JPR Williams tops many people's lists as the greatest full-back to ever play the game
Major Teams: Bridgend, London Welsh, Natal, Tondu
Test span: 1969-81
Wales caps: 55 (55 starts)
Lions caps: 8 (8 starts)
Test points: 39 (6T, 2C, 3P, 1DG)
It takes a special performer to become identifiable by three initials, but it was far more than the initials of JPR that canonised this formidable full-back into the legend of Welsh rugby.
Flowing hair and prominent sideburns, allied to a full-blooded approach, made the Bridgend-born surgeon an unmistakeable figure on the field of play. An outstanding tennis player who won a junior competition at Wimbledon in 1966, Williams opted for rugby because its amateur status ensured he could continue with his medical studies.
He first gave notice of his taken on a 1968 development tour of Argentina, when he was dubbed ‘Canasta’ – Spanish for basket – by home fans due to his unerring safety under the high ball. Having moved to St Mary’s University and joined London Welsh, he was given a Test debut against Scotland in 1969 aged 19. A maiden try arrived the next season, fittingly against England.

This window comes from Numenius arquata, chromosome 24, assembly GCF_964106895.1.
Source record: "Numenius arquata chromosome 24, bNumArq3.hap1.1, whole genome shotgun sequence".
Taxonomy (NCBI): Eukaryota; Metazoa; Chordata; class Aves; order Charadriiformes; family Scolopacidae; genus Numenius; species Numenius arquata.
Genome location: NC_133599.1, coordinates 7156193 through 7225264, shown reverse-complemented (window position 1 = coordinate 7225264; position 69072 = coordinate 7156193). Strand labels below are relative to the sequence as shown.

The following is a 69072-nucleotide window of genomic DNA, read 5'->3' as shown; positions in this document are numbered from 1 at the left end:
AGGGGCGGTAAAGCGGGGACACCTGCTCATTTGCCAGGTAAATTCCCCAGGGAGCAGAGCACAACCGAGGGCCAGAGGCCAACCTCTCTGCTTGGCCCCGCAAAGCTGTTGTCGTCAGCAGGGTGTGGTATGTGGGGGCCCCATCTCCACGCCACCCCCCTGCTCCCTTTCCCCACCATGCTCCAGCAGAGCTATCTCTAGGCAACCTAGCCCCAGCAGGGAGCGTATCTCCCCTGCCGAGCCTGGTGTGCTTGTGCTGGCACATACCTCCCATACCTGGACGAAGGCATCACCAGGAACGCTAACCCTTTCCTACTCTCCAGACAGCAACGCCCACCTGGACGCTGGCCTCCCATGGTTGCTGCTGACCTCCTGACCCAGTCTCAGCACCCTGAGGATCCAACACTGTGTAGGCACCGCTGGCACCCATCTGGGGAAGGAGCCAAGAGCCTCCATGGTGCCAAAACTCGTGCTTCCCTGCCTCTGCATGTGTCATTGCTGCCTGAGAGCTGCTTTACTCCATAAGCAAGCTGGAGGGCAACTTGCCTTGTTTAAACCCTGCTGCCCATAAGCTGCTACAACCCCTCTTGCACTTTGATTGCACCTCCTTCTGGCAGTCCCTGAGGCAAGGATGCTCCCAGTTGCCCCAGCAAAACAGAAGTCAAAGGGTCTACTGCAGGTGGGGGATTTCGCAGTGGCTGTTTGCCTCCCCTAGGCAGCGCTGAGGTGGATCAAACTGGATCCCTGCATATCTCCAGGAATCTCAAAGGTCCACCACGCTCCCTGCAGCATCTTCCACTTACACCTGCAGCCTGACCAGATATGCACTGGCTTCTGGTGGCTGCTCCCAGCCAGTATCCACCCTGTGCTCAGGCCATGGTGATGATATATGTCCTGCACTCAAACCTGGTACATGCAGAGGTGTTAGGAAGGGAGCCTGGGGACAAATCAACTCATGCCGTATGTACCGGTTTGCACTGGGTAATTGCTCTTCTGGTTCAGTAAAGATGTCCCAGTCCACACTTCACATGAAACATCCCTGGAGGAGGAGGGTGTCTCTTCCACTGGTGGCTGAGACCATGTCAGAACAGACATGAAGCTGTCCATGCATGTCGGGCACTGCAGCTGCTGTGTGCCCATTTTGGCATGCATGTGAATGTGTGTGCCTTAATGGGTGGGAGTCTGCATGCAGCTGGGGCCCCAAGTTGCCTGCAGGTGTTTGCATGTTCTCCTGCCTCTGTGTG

On the way to representing Wales 55 times, collecting three Grand Slams, he would be on the winning side in all 11 of his Anglo-Welsh clashes. Moments of astounding courage passed into folklore. Given Williams specialises in orthopaedics, bone-shuddering is an apt term to describe the hit that forced Frenchman Jean-Francois Gourdon over the Cardiff Arms Park touchline in 1976.
More pivotal in interventions came over eight Tests for the Lions. In 1974, Williams was a core member of the ‘Invincibles’ outfit that saw off South Africa 3-0. Three years later, his monster drop-goal in Aukland salvaged a 14-14 draw against New Zealand, securing the series 2-1.
He continued to play internationally into the 1980s, even starting a Test in Australia at flanker, and was well past 50 by the time he retired in at Tondu in 2003. Coach Carwyn James poetically portrayed what JPR brought to his Lions team. “Like a forest animal he was blessed with the sixth sense for the presence of danger. It was an element he sough and loved. Fearless. Uncompromising. The competitor of competitors.”